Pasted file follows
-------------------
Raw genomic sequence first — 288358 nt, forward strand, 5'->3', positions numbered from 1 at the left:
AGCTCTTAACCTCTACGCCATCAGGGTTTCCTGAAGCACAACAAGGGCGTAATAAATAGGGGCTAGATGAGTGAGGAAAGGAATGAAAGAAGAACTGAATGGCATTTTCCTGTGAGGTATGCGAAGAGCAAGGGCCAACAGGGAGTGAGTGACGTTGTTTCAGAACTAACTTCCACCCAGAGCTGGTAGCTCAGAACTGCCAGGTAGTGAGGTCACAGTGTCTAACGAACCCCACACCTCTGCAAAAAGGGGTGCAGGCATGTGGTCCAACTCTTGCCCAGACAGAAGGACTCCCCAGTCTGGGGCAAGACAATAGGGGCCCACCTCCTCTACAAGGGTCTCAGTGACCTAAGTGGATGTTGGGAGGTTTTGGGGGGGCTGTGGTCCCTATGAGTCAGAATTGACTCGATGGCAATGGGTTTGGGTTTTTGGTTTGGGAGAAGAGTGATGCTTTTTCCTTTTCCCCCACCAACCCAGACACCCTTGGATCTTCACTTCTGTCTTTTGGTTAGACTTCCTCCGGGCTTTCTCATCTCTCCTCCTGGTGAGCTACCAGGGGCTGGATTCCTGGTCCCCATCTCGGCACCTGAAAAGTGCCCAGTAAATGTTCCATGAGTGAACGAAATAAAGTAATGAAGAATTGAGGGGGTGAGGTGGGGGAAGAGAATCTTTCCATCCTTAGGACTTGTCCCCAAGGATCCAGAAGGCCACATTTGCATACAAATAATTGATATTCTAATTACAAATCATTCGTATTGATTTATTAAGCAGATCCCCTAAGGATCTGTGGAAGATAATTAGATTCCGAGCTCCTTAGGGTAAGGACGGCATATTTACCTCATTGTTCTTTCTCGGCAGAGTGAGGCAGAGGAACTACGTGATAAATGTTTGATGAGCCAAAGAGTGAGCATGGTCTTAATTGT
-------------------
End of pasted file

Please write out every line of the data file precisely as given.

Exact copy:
Raw genomic sequence first — 288358 nt, forward strand, 5'->3', positions numbered from 1 at the left:
AGCTCTTAACCTCTACGCCATCAGGGTTTCCTGAAGCACAACAAGGGCGTAATAAATAGGGGCTAGATGAGTGAGGAAAGGAATGAAAGAAGAACTGAATGGCATTTTCCTGTGAGGTATGCGAAGAGCAAGGGCCAACAGGGAGTGAGTGACGTTGTTTCAGAACTAACTTCCACCCAGAGCTGGTAGCTCAGAACTGCCAGGTAGTGAGGTCACAGTGTCTAACGAACCCCACACCTCTGCAAAAAGGGGTGCAGGCATGTGGTCCAACTCTTGCCCAGACAGAAGGACTCCCCAGTCTGGGGCAAGACAATAGGGGCCCACCTCCTCTACAAGGGTCTCAGTGACCTAAGTGGATGTTGGGAGGTTTTGGGGGGGCTGTGGTCCCTATGAGTCAGAATTGACTCGATGGCAATGGGTTTGGGTTTTTGGTTTGGGAGAAGAGTGATGCTTTTTCCTTTTCCCCCACCAACCCAGACACCCTTGGATCTTCACTTCTGTCTTTTGGTTAGACTTCCTCCGGGCTTTCTCATCTCTCCTCCTGGTGAGCTACCAGGGGCTGGATTCCTGGTCCCCATCTCGGCACCTGAAAAGTGCCCAGTAAATGTTCCATGAGTGAACGAAATAAAGTAATGAAGAATTGAGGGGGTGAGGTGGGGGAAGAGAATCTTTCCATCCTTAGGACTTGTCCCCAAGGATCCAGAAGGCCACATTTGCATACAAATAATTGATATTCTAATTACAAATCATTCGTATTGATTTATTAAGCAGATCCCCTAAGGATCTGTGGAAGATAATTAGATTCCGAGCTCCTTAGGGTAAGGACGGCATATTTACCTCATTGTTCTTTCTCGGCAGAGTGAGGCAGAGGAACTACGTGATAAATGTTTGATGAGCCAAAGAGTGAGCATGGTCTTAATTGT